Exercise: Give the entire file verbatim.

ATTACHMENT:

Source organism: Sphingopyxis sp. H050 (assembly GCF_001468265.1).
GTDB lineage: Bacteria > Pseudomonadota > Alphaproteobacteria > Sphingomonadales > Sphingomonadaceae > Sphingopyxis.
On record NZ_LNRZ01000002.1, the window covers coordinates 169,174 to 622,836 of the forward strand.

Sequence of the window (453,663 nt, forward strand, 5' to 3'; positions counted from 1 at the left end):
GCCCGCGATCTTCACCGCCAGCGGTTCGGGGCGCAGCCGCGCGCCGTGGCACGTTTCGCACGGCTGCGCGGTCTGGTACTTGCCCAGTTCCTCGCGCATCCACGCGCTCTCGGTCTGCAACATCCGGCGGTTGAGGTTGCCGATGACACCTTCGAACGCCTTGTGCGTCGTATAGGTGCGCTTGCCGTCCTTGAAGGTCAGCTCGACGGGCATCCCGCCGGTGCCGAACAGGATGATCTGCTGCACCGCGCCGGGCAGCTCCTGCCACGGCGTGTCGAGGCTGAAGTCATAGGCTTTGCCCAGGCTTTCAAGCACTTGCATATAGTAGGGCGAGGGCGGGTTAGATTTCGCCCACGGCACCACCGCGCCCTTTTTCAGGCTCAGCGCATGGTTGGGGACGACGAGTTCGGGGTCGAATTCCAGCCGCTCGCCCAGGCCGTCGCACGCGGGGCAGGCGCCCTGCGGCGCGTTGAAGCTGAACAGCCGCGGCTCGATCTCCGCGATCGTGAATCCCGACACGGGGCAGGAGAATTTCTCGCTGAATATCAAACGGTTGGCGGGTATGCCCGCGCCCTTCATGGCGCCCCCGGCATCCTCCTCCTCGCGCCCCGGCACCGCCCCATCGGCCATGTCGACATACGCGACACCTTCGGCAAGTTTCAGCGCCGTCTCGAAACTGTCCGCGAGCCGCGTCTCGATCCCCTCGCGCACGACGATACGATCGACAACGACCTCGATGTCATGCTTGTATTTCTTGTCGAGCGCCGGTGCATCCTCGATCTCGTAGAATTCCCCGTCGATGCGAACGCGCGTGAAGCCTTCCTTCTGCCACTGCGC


Source organism: Sphingopyxis sp. H050 (assembly GCF_001468265.1).
GTDB lineage: Bacteria > Pseudomonadota > Alphaproteobacteria > Sphingomonadales > Sphingomonadaceae > Sphingopyxis.
On record NZ_LNRZ01000002.1, the window covers coordinates 169,174 to 622,836 of the forward strand.

Sequence of the window (453,663 nt, forward strand, 5' to 3'; positions counted from 1 at the left end):
GCCCGCGATCTTCACCGCCAGCGGTTCGGGGCGCAGCCGCGCGCCGTGGCACGTTTCGCACGGCTGCGCGGTCTGGTACTTGCCCAGTTCCTCGCGCATCCACGCGCTCTCGGTCTGCAACATCCGGCGGTTGAGGTTGCCGATGACACCTTCGAACGCCTTGTGCGTCGTATAGGTGCGCTTGCCGTCCTTGAAGGTCAGCTCGACGGGCATCCCGCCGGTGCCGAACAGGATGATCTGCTGCACCGCGCCGGGCAGCTCCTGCCACGGCGTGTCGAGGCTGAAGTCATAGGCTTTGCCCAGGCTTTCAAGCACTTGCATATAGTAGGGCGAGGGCGGGTTAGATTTCGCCCACGGCACCACCGCGCCCTTTTTCAGGCTCAGCGCATGGTTGGGGACGACGAGTTCGGGGTCGAATTCCAGCCGCTCGCCCAGGCCGTCGCACGCGGGGCAGGCGCCCTGCGGCGCGTTGAAGCTGAACAGCCGCGGCTCGATCTCCGCGATCGTGAATCCCGACACGGGGCAGGAGAATTTCTCGCTGAATATCAAACGGTTGGCGGGTATGCCCGCGCCCTTCATGGCGCCCCCGGCATCCTCCTCCTCGCGCCCCGGCACCGCCCCATCGGCCATGTCGACATACGCGACACCTTCGGCAAGTTTCAGCGCCGTCTCGAAACTGTCCGCGAGCCGCGTCTCGATCCCCTCGCGCACGACGATACGATCGACAACGACCTCGATGTCATGCTTGTATTTCTTGTCGAGCGCCGGTGCATCCTCGATCTCGTAGAATTCCCCGTCGATGCGAACGCGCGTGAAGCCTTCCTTCTGCCACTGCGC